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Geohot To Turn Over Computers To Neutral Third Party 117

intellitech writes "This will make a lot of you feel better. Groklaw is reporting that both parties have come up with a stipulation in Sony Computer Entertainment American v. Hotz regarding what Hotz must do about handing over his computers. The new Preliminary Injunction (PDF) now says that he is to turn his materials over to a 'neutral' third party, not to SCEA's lawyers, and after the neutral party combs through them, it all is returned to Hotz. All but whatever they 'segregate' out of them. He won't get that back until the end of the litigation, should he prevail, which this court at least currently thinks is less likely than that Sony will. There will be a hearing on Hotz's motion to dismiss on April 8, 2011."
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Geohot To Turn Over Computers To Neutral Third Party

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  • Would he not just have deleted anything to do with Sony along time ago? Or better yet, worked from removable media.

    • I hope not (Score:4, Informative)

      by maroberts ( 15852 ) on Saturday February 19, 2011 @08:25AM (#35253314) Homepage Journal

      Would he not just have deleted anything to do with Sony along time ago? Or better yet, worked from removable media.

      This is a civil case, however deleting evidence after being told to hand it over is a criminal offence

      • To prove that there was evidence deleted, you have to prove it existed in the first place.

        • To prove that there was evidence deleted, you have to prove it existed in the first place.

          Absence of evidence can be evidence of absence in certain situations.

          To greatly simplify things: There is a room with a fire in the center and nothing else. A judge tells me not to burn any paper I may have in my pockets. I go into the room, and I come out and they search me and the room and find no paper. I say that I never had the paper.

          Then the present evidence of me putting paper into my pockets earlier, and

          • by Anonymous Coward

            There's also the issue of having to prove it was deleted *after* the order to hand it over was given.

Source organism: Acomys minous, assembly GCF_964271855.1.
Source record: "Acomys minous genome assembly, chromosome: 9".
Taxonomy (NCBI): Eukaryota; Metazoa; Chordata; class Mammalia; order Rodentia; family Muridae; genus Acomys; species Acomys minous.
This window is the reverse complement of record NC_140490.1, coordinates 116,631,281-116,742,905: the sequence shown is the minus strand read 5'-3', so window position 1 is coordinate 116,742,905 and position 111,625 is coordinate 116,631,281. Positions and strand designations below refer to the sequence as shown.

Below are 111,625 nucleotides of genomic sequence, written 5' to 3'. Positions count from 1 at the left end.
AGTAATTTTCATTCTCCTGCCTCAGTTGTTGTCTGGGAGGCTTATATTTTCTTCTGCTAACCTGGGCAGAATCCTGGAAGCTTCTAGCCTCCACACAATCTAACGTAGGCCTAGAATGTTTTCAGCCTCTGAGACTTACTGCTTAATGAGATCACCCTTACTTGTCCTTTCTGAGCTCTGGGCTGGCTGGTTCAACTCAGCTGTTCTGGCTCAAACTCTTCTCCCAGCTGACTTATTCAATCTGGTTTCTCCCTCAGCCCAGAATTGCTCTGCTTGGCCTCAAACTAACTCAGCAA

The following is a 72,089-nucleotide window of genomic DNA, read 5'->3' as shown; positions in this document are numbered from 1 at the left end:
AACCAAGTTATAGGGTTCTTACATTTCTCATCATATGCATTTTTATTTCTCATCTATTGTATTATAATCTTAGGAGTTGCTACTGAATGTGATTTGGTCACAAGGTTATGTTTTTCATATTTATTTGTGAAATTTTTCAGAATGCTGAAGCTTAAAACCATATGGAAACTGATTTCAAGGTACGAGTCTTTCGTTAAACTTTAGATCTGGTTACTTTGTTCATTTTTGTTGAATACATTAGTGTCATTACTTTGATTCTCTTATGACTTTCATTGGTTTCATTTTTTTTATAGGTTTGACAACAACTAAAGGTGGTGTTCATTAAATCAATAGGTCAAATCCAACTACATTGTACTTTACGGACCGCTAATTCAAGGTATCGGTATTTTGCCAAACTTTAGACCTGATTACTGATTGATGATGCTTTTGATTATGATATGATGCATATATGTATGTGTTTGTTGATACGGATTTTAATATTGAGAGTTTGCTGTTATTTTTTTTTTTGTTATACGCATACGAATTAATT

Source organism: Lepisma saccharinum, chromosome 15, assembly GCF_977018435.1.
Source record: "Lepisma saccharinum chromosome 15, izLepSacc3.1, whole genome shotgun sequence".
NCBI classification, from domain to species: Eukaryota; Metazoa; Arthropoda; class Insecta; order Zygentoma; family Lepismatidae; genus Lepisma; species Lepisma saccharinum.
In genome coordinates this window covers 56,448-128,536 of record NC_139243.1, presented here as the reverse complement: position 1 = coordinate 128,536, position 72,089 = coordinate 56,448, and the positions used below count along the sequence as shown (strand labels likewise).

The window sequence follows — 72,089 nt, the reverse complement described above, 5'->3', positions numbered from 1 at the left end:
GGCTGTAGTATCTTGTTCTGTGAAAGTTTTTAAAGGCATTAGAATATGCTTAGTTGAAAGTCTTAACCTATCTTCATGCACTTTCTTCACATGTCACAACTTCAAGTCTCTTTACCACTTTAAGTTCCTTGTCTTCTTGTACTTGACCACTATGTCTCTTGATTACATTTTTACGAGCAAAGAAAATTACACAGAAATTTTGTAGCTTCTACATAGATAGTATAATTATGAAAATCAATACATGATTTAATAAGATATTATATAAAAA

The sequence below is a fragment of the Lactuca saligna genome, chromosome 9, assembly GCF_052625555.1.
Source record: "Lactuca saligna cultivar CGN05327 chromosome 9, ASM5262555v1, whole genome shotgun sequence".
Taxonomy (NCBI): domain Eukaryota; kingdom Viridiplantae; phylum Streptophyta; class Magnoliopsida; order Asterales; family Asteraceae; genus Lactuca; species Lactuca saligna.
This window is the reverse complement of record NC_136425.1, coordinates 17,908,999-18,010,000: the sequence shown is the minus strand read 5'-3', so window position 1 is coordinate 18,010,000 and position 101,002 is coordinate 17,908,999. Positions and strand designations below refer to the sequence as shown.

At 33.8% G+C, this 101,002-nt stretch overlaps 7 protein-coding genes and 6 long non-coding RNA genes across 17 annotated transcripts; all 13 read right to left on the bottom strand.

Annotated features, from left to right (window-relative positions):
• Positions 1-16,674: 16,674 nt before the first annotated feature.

• Re:I hope not (Score:4, Informative)

              by hairyfeet ( 841228 ) <> on Saturday February 19, 2011 @12:05PM (#35254220) Journal

              Hi MR AC! The problem is the MFT [] bites you in the ass every single time without fail. I have a friend that works in the state crime lab and it is ALWAYS the MFT that gets you. It is almost impossible to remove file traces from the MFT (I know of a few cleaners that will, but the vast majority won't touch it for fear of making the machine unbootable) and they can tell what you had on the drive simply by doing a search of the pointers in the MFT.

              Now since I doubt he is using an OS where it is trivial to clear files from the file system like FAT (they also have tools to hunt for files in EXT 2/3 and ReiserFS) and in all likelihood he is running XP or later, well then the odds he could pull off erasing the MFT without making it obvious the MFT was tampered with (remember willful destruction is a felony IIRC) are pretty much zip. It is always the MFT that gets them, especially since so few understand how the MFT works.

              • This is assuming several things:

                First, that your'e running a filesystem they recognize at all. I'm sure they'd have had lots of fun with my Reiser4 FS when I was running that.

                Second, that you didn't nuke the entire partition. Delete the file, purge it, tar everything up that I care about and put it somewhere else, scrub the drive, reformat, untar.

                Third, that it was ever on that filesystem to begin with. Consider "rubberhose"-style encryption like Truecrypt.

                Personally, I wouldn't go this route at all, and I

      • by defaria ( 741527 )
        Of course you'd have to prove that he deleted it.
      • by Z00L00K ( 682162 )